The 13th edition of the Transat Jacques Vabre will kick off on Saturday, October 28, 2017, around the Bassin Paul Vatine (marina) in Le Havre, for a week of festivities that will mark the 500th anniversary of this maritime city.
On Sunday, November 5, 2017, the competing skippers will cross the starting line of the longest transatlantic route to a legendary coffee port, Salvador in the state of Bahia in Brazil.
Salvador is the capital of the Bahia region, north of Rio. It is a city with an active port because of its position and easy access to the Bay of All Saints, the largest natural bay on the South American coast and the second largest in the world. The Transat Jacques Vabre will be welcomed at the foot of the Pelourinho, an historic quarter registered as a UNESCO world heritage site, in the port of Salvador.
“The 2017 edition of the Transat Jacques Vabre marks the return to an historic and iconic coffee region, which has already hosted several finishes of the race, and celebrated in the style the winners of our ‘Route du café’ from 2001 to 2007.’ Xavier Mitjavila, President of JDE France and the Transat Jacques Vabre organisation.
‘In 2017, the Transat Jacques Vabre will once again be an unmissable event for all Havrais (the people of Le Havre), who have held this race close their hearts for over 20 years. It will close the festivities of the “A Summer in Le Havre, 2017” event, running from May 27 to November 5 and organised to celebrate our 500th anniversary. We invite all inquisitive travellers to (re) discover our city and its port through a rich, festive, multidisciplinary and multifaceted programme. In 2017, it is Le Havre and nowhere else that is the place to be.” Edouard Philippe, Mayor of Le Havre and Député (elected representative) of the Seine-Maritime department.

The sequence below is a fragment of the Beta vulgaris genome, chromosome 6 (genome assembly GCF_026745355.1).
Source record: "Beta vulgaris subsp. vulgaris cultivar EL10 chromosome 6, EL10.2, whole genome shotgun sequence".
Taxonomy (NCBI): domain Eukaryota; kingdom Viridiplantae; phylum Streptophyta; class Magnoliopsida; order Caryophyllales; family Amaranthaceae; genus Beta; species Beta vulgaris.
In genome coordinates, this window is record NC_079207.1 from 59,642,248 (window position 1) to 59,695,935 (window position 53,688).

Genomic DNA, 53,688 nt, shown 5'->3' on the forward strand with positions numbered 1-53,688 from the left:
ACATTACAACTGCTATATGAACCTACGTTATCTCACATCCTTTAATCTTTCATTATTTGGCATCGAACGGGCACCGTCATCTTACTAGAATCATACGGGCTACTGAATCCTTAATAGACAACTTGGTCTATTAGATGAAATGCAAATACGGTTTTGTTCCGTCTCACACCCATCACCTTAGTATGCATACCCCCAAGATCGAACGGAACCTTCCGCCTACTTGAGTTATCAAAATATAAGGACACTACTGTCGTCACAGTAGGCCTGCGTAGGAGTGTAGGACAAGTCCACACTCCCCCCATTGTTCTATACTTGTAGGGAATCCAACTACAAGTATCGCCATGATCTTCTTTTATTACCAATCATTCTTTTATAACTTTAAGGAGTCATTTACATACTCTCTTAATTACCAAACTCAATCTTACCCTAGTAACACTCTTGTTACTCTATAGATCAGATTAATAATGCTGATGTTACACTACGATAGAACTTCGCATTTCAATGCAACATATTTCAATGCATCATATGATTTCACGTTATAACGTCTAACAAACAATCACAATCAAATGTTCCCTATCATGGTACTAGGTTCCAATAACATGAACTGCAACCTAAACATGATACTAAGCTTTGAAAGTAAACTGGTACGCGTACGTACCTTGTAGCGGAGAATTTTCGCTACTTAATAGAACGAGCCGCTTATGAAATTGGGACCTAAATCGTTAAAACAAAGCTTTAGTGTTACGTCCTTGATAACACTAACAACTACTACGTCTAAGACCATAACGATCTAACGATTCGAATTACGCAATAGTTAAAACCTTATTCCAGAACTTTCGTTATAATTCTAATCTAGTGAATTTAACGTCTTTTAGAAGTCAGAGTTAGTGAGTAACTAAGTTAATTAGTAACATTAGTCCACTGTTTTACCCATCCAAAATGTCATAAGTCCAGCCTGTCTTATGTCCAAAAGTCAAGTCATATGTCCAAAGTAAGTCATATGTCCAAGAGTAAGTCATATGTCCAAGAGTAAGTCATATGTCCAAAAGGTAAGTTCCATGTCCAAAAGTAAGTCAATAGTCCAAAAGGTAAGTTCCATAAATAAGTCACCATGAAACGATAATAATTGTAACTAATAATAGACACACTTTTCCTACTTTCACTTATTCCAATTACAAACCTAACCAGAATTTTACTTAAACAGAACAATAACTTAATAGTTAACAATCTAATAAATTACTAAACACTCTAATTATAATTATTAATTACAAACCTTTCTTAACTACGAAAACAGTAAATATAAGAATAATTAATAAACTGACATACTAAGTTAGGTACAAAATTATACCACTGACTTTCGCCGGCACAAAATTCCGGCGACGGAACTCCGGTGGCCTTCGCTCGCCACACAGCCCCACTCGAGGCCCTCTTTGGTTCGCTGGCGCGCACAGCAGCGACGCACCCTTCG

Le Havre – Salvador de Bahia: 4,350 miles
After a week of festivities around the marina, the competitors of the 13th edition of the Transat Jacques Vabre will leave Le Havre and head out towards the coffee port of Bahia (Brazil). After passing in front of the cliffs of Etretat, the competitors will take a direct route towards the Brazilian port – after having crossed the Doldrums.
“This transoceanic course from North to South is more demanding than a East to West transat, it requires the skippers to have sharp strategic and tactical qualities, good meteorological training, excellent physical conditioning to maintain top speed in the trade winds…and also a lot of patience to cross the Equator. Lying at 12°56’ South, Salvador de Bahia is in the tropics, it’s hot, but not too hot thanks to the trade winds, which is the dream for the sailors, who’ll finally be able to unwind after all the days of stress spent at sea.” Sylvie Viant, Race Director of the Transat Jacques Vabre.
Four classes, four winning duos
Class40, Multi50, Imoca and Ultime boats are expected on the starting line off Le Havre. Each class will see its winning duo and those chasing welcomed and celebrated to the sounds of samba and Brazilian rhythms.
La Transat Jacques Vabre in figures
– Opening of the village, October 28
– Start of the Transat Jacques Vabre, November 5
– 24 years old, 13th edition in 2017
– A 4,350-mile course, four classes, four winning duos
by Transat Jacques Vabre